Sanchez outlined Wylam's plan for adding a third firefighter to fire engines.

"In reviewing as far as when Chief presented to you on the last session, he came forward with a three-step process. I think it just needs to be articulated a little bit better... that his goal is to put three individuals on every fire apparatus. He has it broken down into three different years, three different budget years, the first year starting with this one with six, and the next budget year would be 12. And then the third budget year, he's asking for an additional six. I have not had the opportunity to talk to him about this number because I think it will be actually nine on the last budget so that we could fill all seven of our fire apparatuses was somebody on there with three individuals on their fire apparatus."

When pressed by the Council about adding all 18 firefighters to this budget, Sanchez questioned if the AFD infrastructure was ready for that amount of additional manpower.

"We have an issue with infrastructure, our fire stations were only designed for I think some of you have taken visits to our fire stations, we have to do some type of retrofitting remodeling to it. Only one fire station is set up with coed living. Some of our showers... the piping station one you guys are all aware of it as far as that's in thank you for moving forward to public safety building. But it's to the point where it's coming right back up the drains, ACs are going out, leaks are happening at fire stations."

Sanchez isn't even certain the AFD could add one firefighter before the infrastructure is in place.

"This is where if we want to move in this direction, and we will do anything that you want, we need to also make that a priority. We've added the people we have to retrofit some of these fire stations. We have to fix the infrastructure. If you said tomorrow, let's add an additional firefighter, we don't have any space for them. Station five, which is our new station, was at capacity on day one. At one point, we had a firefighters station at station five the only way we accomplished that was using our EDA room and putting a bunk bed in there."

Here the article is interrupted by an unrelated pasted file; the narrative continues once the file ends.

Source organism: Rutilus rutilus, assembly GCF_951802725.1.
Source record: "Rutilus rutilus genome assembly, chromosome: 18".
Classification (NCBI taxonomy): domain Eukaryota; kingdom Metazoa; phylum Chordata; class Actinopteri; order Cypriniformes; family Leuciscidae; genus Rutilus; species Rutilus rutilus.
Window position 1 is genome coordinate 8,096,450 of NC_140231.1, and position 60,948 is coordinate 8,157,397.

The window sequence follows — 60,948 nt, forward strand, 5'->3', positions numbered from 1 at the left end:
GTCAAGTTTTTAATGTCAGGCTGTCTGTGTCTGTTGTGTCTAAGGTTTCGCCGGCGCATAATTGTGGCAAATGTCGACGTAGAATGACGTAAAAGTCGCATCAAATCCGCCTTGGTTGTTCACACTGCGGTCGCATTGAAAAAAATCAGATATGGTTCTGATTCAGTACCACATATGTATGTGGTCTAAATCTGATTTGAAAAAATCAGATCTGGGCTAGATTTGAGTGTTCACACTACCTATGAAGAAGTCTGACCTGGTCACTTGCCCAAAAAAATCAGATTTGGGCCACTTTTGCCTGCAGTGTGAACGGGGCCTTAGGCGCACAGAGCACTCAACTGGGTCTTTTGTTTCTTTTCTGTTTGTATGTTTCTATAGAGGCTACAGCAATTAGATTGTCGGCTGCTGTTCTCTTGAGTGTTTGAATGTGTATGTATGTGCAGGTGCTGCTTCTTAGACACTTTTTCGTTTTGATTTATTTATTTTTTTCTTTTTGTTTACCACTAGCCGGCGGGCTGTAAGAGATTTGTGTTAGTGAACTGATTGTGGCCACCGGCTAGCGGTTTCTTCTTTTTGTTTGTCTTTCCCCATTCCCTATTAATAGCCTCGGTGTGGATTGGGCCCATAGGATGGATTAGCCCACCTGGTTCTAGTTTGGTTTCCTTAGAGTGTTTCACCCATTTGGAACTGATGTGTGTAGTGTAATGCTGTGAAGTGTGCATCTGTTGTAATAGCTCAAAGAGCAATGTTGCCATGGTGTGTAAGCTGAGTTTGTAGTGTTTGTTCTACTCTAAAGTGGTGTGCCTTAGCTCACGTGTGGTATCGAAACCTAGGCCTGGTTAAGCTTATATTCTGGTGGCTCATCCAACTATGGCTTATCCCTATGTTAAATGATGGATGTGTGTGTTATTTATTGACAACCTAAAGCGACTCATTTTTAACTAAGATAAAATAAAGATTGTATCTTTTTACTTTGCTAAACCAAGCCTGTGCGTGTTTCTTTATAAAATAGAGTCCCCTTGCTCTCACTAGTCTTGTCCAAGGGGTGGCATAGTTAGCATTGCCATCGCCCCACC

Commissioner Nick Nesta, during his questioning, noticed the difference between Sanchez and Wylam.

"Your presentation is a severe disconnect from your counterpart two weeks ago," Nesta said. "I heard a lot of needs tonight. It was refreshing to hear."

Apopka Fire Department, Chief Wil Sanchez, Apopka City Council, Apopka Fiscal Budget 2022/23


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  • MamaMia

    This is to Apopka Critic.....regarding the recent COA payroll blunder, where the COA employees checks didn't get deposited to the bank......this type of payroll blunder happened before, only then, it was when bonus checks given out at Christmas time to city employees BOUNCED. This happened under Mayor Kilsheimer's watch, not Mayor Nelson's. Also, then, when City Commissioner, Sammy Ruth, brought up the subject at the city council meeting, he informed Mayor Kilsheimer that a city employee had called him up cursing him out about it, and Sammy told Mayor Kilsheimer that he didn't have anything to do with the bonus checks bouncing. Mayor Kilsheimer couldn't stop laughing......I thought to myself, if that was Mayor John Land.....he wouldn't have been amused, if a city employee had cursed out a city commissioner. No way!

    Saturday, September 10, 2022 Report this